In Book 15, Telemachus is still visiting Menelaus in Sparta and has no idea that Odysseus has already returned to Ithaka in disguise, and Athena must take steps to ensure that Telemachus is re-united with Odysseus and Penelope as soon as possible. She tells Telemachus that he must leave for...
In Book 15, Telemachus is still visiting Menelaus in Sparta and has no idea that Odysseus has already returned to Ithaka in disguise, and Athena must take steps to ensure that Telemachus is re-united with Odysseus and Penelope as soon as possible. She tells Telemachus that he must leave for Ithaca immediately:
. . . it is wrong for you to remain here a moment longer, leaving your property unprotected, with such lawless men [suitors] in your house . . . . (15:8–11)
At this point in the story, Telemachus has heard enough from both Menelaus and Nestor to make him believe that his father, Odysseus, may still be alive, but Athena wisely uses his self-interest to encourage him to return—that is, to protect his property. Further endangering his property is Penelope, who, according to Athena, is being encouraged to marry one of the suitors:
. . . and might carry off some of your treasures without your permission. You know how a woman is: she wants to enrich the man who is marrying her, and she never bothers to think about her first husband once he is dead . . . . (15:17–22)
Athena cleverly plays on Telemachus's filial emotions, as well as the strained relationship he has had with Penelope, to get him moving quickly to return to Ithaca in order to protect his personal property (as Odysseus's heir) and, perhaps more important, to keep Penelope from marrying a suitor when there is a possibility that Odysseus is alive.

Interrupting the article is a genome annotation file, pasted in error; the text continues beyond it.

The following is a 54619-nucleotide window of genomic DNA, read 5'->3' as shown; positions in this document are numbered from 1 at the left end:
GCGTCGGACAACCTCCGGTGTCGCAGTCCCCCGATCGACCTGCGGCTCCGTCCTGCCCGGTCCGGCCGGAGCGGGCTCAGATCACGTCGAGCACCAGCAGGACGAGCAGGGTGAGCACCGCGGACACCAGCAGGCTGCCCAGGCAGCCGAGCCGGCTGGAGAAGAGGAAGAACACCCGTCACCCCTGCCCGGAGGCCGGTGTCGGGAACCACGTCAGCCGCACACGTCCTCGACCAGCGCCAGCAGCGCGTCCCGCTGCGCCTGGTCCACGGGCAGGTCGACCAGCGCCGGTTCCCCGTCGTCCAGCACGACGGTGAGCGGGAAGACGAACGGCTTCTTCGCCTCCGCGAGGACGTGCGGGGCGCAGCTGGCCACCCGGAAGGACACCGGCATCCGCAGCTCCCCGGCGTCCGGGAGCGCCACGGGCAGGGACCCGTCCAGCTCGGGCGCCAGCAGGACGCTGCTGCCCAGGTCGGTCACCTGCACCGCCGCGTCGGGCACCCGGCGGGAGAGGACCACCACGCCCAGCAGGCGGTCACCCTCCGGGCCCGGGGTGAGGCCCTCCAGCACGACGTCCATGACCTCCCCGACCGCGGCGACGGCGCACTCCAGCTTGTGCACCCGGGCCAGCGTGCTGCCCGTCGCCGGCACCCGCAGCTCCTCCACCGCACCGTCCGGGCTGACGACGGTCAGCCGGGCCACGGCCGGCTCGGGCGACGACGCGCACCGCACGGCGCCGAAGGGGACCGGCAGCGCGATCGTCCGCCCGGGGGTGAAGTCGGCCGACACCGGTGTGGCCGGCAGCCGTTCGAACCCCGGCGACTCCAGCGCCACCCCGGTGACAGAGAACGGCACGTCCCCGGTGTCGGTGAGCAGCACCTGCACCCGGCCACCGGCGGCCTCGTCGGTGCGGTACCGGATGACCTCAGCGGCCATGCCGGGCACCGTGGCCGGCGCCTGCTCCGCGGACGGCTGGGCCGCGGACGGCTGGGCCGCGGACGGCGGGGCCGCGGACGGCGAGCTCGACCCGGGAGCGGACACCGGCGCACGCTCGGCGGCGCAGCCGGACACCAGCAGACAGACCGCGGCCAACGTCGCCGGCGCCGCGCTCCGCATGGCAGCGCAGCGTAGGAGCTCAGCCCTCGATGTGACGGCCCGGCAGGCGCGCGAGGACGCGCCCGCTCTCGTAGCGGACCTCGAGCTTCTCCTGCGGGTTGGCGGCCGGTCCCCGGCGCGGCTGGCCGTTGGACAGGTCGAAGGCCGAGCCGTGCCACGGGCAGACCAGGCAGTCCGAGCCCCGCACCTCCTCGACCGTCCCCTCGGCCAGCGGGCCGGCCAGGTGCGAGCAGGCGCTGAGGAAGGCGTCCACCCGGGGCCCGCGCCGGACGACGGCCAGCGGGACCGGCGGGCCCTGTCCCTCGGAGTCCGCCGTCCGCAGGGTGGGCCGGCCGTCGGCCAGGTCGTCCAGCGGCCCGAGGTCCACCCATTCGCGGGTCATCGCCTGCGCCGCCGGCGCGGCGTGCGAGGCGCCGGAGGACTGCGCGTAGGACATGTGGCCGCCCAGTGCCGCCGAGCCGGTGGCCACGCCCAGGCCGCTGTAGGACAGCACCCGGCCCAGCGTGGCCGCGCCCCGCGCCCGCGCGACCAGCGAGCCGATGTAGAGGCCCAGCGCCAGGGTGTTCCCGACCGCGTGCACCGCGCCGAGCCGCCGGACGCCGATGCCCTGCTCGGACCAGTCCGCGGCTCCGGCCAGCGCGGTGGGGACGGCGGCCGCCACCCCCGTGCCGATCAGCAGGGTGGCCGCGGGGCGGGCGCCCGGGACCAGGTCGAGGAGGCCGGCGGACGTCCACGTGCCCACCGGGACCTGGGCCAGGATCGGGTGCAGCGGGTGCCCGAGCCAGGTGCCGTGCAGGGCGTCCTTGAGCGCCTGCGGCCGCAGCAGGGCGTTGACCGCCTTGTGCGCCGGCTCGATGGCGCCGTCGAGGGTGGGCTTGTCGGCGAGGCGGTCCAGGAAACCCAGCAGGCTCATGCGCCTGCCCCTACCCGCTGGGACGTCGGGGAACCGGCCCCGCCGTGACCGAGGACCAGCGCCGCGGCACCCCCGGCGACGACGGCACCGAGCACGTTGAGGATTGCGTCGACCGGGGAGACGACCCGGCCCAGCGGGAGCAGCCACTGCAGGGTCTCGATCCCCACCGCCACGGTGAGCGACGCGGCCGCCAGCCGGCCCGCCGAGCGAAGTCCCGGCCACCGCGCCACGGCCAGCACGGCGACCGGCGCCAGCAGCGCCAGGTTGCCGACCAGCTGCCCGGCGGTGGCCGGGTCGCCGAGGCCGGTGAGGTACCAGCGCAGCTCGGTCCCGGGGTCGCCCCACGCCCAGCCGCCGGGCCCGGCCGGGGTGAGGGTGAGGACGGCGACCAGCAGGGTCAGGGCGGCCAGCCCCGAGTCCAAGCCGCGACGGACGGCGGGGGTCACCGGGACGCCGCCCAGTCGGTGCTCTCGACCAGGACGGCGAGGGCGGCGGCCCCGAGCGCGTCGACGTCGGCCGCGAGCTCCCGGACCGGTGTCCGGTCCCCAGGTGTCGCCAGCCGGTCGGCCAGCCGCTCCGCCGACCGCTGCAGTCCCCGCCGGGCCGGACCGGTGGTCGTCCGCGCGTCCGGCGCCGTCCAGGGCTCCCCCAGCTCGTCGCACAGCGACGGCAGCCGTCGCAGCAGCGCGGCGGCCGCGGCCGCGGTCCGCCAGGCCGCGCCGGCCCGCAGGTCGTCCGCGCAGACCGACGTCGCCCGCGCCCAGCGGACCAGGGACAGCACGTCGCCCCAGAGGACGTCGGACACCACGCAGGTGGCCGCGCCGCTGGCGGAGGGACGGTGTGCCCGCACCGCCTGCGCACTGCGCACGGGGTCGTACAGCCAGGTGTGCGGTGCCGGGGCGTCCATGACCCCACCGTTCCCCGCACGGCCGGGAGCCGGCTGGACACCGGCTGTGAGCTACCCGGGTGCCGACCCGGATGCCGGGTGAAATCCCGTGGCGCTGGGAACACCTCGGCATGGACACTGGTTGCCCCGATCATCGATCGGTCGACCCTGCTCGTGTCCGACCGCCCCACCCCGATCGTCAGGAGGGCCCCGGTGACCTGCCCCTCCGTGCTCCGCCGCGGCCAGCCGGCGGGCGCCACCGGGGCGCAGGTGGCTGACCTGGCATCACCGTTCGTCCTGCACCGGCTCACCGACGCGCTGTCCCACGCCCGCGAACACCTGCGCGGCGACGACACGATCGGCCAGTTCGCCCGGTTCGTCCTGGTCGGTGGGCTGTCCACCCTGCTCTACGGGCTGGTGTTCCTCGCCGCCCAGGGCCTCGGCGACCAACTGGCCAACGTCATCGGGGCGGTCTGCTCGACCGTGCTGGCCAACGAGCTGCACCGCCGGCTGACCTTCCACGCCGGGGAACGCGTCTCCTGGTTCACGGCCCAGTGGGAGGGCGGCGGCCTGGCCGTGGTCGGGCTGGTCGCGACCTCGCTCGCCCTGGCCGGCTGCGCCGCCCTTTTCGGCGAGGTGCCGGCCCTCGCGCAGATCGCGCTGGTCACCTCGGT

A second reason, also based on self interest, is that Athena tells Telemachus that the principal suitors are planning to ambush him on his way back to Ithaca:
Some of the suitors—the ringleaders—are lying in ambush for you between Same and Ithaca . . . and they mean to kill you on your way home. (15:27–29)
This warning from Athena gives Telemachus a good reason for leaving the hospitality of Menelaus's court, and he uses the danger of losing his property and of being killed as his justification for his abrupt departure from Menelaus—otherwise, his departure would seem to be a violation of Menelaus's xenia, his overwhelming hospitality, a sacred obligation of a host in Bronze Age Greek society.
The decision to return to Ithaka, like many decisions made by humans in the Odyssey, is brought about through the interference of the gods, a characteristic of the Homeric epic that we see repeatedly in both the Odyssey and in the Iliad—much of the action occurs not from independence of mankind but through the actions of various gods. In this case, fortunately, Athena has the best interests of Odysseus, Penelope, and Telemachus in mind.